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America's Top Companies: 1964 vs. 2011

It is once again a boom time for the titans of American business, with corporations posting high profits on eye-popping earnings statements; yet unemployment remains stubbornly high (with few signs pointing to a rapid acceleration in hiring on the horizon).

New York Magazine has a theory that partially explains the disconnect—corporations now need far fewer employees to run the show. In a recent piece entitled "The Hiring Gap"—comparing the top ten most valuable companies in the nation in 1964 with the top ten today—it is clear that corporate earnings are rising exponentially while the number of employees required to run those companies is either similar or far lower (especially when you consider how many more people are in the workforce these days).

A few interesting points:

• Only two companies on the 1964 list appear on the current list—GE and IBM.

• In 1964, the single largest employer (AT&T) had more employees than the combined 2011 workforces of Exxon, Berkshire Hathaway, Apple, Microsoft, Chevron, and Google.

• Berkshire Hathaway is #2 on the current list, with a market cap of $405 billion, and 260,000 employees. It is worth noting that those are the total employees at companies owned by the investment firm—only 21 people work at the company's offices.

• In 1964, Kodak was tenth on the list, booking a market cap of $40 billion and employing 81,500. Tenth on the list today—Google, with a market cap of $183 billion, and employing 24,400.

• In 1964, AT&T topped the list with $254 billion in market capital, and 758,611 employees. Today, Exxon Mobil is in first place—with $412 billion in market capital, and 83,600 employees.

Click here to read the full story.

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travel
The Real Bay of Pigs: Big Major Cay in the Bahamas
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When most people visit the Bahamas, they’re thinking about a vacation filled with sun, sand, and swimming—not swine. But you can get all four of those things if you visit Big Major Cay.

Big Major Cay, also now known as “Pig Island” for obvious reasons, is part of the Exuma Cays in the Bahamas. Exuma includes private islands owned by Johnny Depp, Tyler Perry, Faith Hill and Tim McGraw, and David Copperfield. Despite all of the local star power, the real attraction seems to be the family of feral pigs that has established Big Major Cay as their own. It’s hard to say how many are there—some reports say it’s a family of eight, while others say the numbers are up to 40. However big the band of roaming pigs is, none of them are shy: Their chief means of survival seems to be to swim right up to boats and beg for food, which the charmed tourists are happy to provide (although there are guidelines about the best way of feeding the pigs).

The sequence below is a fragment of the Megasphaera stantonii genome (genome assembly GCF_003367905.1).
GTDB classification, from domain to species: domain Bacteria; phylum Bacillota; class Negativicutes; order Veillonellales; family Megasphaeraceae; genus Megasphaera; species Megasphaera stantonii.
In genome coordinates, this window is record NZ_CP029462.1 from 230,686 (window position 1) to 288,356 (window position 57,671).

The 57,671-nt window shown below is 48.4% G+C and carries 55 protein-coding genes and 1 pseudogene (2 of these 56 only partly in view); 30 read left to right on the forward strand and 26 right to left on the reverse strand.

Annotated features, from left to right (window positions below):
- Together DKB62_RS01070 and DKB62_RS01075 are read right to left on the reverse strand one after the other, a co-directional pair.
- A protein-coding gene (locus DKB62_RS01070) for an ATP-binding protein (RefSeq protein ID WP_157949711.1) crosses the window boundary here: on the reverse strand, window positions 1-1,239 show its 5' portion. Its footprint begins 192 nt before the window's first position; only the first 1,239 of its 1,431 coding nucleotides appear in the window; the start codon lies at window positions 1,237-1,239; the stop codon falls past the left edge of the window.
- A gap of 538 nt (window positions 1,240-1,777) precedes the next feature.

No one knows exactly how the pigs got there, but there are plenty of theories. Among them: 1) A nearby resort purposely released them more than a decade ago, hoping to attract tourists. 2) Sailors dropped them off on the island, intending to dine on pork once they were able to dock for a longer of period of time. For one reason or another, the sailors never returned. 3) They’re descendants of domesticated pigs from a nearby island. When residents complained about the original domesticated pigs, their owners solved the problem by dropping them off at Big Major Cay, which was uninhabited. 4) The pigs survived a shipwreck. The ship’s passengers did not.

The purposeful tourist trap theory is probably the least likely—VICE reports that the James Bond movie Thunderball was shot on a neighboring island in the 1960s, and the swimming swine were there then.

Though multiple articles reference how “adorable” the pigs are, don’t be fooled. One captain warns, “They’ll eat anything and everything—including fingers.”

Here they are in action in a video from National Geographic:

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Pop Culture
The House From The Money Pit Is For Sale

Looking for star-studded new digs? For a cool $5.9 million, Top10RealEstateDeals.com reports, you can own the Long Island country home featured in the 1986 comedy The Money Pit—no renovations required.

For the uninitiated, the film features Tom Hanks and Shelley Long as hapless first-time homeowners who purchase a rundown mansion for cheap. The savings they score end up being paltry compared to the debt they incur while trying to fix up the house.

The Money Pit featured exterior shots of "Northway," an eight-bedroom estate located in the village of Lattingtown in Nassau County, New York. Luckily for potential buyers, its insides are far nicer than the fictional ones portrayed in the movie, thanks in part to extensive renovations performed by the property’s current owners.

Amenities include a giant master suite with a French-style dressing room, eight fireplaces, a "wine wall," and a heated outdoor saltwater pool. Check out some photos below, or view the entire listing here.

The real-life Long Island home featured in “The Money Pit”
TopTenRealEstateDeals.com

The real-life Long Island home featured in “The Money Pit”
TopTenRealEstateDeals.com

The real-life Long Island home featured in “The Money Pit”
TopTenRealEstateDeals.com

The real-life Long Island home featured in “The Money Pit”
TopTenRealEstateDeals.com

The real-life Long Island home featured in “The Money Pit”
TopTenRealEstateDeals.com

The real-life Long Island home featured in 1986's “The Money Pit”
TopTenRealEstateDeals.com

The real-life Long Island home featured in 1986's “The Money Pit”
TopTenRealEstateDeals.com

[h/t Top10RealEstateDeals.com]

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